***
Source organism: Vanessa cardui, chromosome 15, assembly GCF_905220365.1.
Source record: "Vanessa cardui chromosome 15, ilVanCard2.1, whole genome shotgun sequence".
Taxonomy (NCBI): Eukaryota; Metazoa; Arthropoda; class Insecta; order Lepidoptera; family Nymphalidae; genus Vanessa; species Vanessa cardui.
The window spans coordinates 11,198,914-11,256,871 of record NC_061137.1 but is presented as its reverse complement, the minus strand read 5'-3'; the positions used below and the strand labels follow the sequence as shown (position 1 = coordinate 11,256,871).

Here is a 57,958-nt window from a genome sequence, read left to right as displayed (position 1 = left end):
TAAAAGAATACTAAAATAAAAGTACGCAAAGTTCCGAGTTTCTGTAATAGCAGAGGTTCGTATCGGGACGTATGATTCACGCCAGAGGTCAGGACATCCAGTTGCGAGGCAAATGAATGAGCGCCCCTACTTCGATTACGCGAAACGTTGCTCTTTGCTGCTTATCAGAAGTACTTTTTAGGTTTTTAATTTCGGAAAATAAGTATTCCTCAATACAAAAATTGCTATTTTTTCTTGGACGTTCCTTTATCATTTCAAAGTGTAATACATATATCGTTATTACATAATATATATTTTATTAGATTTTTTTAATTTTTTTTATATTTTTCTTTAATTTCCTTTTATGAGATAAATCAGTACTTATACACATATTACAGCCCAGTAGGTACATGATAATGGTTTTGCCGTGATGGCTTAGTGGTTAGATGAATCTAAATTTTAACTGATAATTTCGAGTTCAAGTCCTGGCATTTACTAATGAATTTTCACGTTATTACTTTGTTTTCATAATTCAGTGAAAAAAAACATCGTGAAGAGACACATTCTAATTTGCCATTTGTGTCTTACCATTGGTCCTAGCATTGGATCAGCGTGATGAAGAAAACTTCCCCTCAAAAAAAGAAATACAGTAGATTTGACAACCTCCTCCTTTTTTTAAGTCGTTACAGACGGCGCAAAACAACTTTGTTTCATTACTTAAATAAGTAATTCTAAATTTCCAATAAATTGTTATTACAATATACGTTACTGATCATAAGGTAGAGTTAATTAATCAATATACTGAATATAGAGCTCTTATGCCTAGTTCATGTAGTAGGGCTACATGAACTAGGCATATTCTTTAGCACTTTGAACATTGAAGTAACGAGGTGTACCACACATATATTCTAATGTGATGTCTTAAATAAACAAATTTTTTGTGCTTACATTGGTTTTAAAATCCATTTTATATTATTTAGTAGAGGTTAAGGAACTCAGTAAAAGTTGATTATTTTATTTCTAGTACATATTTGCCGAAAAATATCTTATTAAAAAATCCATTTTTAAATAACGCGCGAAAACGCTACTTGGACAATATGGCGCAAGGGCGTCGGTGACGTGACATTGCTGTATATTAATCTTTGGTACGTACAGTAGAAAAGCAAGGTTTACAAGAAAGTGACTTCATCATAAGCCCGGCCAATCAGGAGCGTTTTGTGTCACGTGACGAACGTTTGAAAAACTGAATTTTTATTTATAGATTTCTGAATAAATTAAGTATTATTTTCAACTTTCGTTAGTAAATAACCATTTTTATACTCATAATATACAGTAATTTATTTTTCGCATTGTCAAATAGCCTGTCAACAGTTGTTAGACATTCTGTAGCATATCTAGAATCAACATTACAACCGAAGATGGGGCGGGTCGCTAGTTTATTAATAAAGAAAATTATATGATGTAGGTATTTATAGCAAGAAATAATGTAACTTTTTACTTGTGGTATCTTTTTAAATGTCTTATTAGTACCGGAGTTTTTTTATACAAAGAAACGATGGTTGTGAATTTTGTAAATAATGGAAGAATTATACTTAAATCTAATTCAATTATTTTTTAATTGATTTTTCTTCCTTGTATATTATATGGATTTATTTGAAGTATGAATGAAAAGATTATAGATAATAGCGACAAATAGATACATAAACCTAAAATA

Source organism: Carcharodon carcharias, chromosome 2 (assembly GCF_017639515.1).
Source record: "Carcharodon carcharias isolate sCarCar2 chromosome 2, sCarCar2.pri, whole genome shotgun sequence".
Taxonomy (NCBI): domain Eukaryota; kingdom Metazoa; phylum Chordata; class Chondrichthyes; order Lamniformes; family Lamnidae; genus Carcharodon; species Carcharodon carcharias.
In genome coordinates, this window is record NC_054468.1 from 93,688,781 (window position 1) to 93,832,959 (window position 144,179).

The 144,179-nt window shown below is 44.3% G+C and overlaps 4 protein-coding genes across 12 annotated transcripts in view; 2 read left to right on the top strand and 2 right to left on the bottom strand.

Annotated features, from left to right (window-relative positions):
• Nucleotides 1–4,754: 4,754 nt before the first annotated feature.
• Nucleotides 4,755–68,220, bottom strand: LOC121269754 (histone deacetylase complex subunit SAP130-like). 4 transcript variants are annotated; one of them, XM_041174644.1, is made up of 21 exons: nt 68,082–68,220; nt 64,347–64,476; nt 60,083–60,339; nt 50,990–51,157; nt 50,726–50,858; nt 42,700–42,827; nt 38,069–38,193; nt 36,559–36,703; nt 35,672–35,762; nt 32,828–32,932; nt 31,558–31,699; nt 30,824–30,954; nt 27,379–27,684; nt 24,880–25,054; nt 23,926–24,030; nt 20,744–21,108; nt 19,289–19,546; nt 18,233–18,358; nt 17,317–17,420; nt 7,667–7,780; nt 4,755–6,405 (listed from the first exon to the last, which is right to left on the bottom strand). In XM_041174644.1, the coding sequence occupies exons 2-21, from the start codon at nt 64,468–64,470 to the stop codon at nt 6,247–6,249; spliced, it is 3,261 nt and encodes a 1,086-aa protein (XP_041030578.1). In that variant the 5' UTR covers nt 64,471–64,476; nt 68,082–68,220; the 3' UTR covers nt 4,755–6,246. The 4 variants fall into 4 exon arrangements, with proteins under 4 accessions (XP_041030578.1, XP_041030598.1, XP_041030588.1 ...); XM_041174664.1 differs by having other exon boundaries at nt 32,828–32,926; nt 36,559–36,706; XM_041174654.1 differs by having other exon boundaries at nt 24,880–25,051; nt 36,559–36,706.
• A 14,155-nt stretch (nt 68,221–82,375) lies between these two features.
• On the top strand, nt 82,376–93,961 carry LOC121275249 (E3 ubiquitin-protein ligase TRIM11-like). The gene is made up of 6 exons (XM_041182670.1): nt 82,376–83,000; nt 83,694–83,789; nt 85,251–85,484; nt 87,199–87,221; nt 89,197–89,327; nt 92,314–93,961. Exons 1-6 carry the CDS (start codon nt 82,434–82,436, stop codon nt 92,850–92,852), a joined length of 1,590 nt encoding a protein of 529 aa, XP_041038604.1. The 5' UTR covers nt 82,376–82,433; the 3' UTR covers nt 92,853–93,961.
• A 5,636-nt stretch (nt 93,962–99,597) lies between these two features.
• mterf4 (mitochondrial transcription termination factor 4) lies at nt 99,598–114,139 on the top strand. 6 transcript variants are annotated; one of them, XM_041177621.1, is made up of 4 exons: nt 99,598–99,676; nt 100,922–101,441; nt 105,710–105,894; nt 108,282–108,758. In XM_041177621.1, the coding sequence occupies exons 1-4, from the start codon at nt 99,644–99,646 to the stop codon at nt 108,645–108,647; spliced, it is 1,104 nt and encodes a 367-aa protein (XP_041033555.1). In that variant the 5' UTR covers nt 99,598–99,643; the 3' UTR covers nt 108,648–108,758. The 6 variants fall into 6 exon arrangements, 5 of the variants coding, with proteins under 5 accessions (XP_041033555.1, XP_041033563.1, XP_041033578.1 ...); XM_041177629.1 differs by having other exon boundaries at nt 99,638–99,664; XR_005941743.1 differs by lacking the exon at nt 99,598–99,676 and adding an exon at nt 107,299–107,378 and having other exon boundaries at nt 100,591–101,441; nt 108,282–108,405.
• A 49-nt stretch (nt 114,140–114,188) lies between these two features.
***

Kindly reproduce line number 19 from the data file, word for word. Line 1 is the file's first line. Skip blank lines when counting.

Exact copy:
• A 49-nt stretch (nt 114,140–114,188) lies between these two features.